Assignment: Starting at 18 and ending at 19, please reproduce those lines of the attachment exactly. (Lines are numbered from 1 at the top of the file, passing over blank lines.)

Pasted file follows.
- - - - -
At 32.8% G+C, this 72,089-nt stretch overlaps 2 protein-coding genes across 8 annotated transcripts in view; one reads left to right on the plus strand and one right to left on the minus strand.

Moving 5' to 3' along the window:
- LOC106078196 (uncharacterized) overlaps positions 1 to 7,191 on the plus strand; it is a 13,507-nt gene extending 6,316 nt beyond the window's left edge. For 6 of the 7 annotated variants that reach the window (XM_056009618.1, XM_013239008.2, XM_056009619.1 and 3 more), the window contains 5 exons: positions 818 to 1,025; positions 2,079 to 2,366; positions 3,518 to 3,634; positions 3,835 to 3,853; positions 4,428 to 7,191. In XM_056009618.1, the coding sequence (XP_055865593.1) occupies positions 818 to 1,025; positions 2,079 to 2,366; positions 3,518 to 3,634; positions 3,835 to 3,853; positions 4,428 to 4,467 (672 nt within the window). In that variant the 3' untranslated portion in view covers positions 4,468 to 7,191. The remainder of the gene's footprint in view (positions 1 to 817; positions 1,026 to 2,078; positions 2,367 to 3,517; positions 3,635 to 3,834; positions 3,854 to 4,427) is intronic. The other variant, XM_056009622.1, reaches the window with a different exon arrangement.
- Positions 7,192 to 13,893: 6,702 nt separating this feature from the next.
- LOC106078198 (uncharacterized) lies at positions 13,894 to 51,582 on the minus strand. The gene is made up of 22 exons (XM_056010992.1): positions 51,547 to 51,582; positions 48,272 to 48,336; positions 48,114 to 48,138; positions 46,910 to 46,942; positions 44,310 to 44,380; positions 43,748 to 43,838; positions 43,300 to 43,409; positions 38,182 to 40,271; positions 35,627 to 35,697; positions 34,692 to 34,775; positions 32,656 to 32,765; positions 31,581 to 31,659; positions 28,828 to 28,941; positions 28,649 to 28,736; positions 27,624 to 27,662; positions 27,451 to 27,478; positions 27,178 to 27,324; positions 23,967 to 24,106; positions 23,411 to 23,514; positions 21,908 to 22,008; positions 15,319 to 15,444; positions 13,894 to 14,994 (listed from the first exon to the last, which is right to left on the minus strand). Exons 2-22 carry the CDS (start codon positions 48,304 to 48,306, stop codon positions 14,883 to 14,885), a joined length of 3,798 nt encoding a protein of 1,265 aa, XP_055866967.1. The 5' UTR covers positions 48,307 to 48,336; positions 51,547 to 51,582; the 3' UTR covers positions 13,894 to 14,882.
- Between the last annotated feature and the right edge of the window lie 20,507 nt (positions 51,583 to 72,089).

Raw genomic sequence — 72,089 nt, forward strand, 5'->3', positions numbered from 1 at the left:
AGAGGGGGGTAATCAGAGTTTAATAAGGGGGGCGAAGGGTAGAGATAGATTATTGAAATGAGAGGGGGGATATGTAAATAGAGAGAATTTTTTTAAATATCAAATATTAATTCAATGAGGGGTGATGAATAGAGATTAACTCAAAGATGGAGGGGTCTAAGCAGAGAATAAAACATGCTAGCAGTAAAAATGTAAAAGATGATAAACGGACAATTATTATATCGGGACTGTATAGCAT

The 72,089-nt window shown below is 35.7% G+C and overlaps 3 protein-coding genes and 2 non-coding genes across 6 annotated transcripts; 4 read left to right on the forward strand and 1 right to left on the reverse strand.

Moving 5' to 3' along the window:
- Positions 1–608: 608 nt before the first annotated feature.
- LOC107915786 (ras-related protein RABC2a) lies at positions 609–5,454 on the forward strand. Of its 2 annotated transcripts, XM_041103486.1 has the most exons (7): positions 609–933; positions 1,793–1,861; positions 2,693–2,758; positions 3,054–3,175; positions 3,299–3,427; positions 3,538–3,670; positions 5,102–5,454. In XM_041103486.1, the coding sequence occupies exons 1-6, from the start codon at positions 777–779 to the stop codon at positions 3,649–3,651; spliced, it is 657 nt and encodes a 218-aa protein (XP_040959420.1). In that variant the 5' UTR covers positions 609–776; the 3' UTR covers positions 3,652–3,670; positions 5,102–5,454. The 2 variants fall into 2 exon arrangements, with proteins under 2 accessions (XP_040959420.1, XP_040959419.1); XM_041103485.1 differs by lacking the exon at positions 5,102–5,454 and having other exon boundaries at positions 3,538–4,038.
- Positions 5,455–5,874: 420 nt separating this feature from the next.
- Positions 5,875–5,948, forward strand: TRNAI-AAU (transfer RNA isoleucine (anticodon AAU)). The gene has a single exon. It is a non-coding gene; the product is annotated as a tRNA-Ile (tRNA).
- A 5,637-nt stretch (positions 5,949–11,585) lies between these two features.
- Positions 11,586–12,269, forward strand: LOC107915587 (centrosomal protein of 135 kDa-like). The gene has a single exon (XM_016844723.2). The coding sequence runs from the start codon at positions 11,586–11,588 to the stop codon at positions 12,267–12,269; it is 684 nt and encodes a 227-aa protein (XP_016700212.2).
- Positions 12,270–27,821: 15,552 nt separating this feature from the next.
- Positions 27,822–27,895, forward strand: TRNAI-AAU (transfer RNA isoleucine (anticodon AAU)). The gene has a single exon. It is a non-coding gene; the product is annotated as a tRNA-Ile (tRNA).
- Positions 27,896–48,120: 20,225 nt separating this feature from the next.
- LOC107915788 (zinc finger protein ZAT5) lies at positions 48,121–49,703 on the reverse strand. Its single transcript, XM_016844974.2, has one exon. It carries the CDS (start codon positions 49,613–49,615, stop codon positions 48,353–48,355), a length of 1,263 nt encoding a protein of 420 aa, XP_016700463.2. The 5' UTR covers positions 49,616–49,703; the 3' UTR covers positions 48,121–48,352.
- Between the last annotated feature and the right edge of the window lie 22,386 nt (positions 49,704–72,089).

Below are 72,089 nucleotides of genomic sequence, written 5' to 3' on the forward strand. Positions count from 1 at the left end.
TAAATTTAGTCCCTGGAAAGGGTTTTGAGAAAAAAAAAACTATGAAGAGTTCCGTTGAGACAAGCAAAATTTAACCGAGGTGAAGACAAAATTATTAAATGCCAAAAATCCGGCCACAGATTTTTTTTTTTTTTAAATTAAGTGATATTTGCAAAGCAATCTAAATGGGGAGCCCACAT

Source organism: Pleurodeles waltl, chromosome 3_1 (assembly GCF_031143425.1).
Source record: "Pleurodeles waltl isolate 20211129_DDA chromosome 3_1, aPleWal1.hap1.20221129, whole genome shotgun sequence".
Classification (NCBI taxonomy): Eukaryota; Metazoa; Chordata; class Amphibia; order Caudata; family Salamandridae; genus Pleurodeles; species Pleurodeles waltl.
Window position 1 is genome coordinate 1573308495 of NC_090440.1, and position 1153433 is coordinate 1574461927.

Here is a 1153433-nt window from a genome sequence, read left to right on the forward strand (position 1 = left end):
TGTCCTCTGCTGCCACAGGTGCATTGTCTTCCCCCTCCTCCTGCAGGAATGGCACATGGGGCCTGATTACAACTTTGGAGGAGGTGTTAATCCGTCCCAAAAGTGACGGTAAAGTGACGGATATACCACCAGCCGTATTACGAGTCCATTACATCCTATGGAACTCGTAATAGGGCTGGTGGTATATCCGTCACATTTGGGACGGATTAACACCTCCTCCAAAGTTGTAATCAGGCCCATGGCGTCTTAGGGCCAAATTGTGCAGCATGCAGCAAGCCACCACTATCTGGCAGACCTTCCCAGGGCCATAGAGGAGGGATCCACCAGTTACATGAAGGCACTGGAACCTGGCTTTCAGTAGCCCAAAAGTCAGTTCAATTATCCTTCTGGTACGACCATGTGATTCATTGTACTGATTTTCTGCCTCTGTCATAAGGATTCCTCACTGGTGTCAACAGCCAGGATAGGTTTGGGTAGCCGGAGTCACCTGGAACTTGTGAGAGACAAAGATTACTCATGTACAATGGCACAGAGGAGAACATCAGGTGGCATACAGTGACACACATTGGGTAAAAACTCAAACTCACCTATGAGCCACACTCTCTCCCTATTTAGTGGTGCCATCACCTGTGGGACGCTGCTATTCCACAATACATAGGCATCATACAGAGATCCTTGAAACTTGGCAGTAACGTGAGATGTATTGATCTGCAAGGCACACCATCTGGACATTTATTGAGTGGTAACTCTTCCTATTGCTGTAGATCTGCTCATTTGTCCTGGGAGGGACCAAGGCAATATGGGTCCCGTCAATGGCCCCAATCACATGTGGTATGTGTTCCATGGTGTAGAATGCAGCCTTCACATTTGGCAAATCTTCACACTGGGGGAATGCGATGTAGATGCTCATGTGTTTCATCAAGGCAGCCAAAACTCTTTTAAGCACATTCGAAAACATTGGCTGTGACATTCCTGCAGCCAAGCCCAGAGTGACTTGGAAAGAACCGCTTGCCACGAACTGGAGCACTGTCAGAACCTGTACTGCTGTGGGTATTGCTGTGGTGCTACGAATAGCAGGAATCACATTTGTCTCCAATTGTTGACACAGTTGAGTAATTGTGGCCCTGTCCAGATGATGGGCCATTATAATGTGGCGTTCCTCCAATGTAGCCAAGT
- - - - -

- Positions 27,822–27,895, forward strand: TRNAI-AAU (transfer RNA isoleucine (anticodon AAU)). The gene has a single exon. It is a non-coding gene; the product is annotated as a tRNA-Ile (tRNA).
- Positions 27,896–48,120: 20,225 nt separating this feature from the next.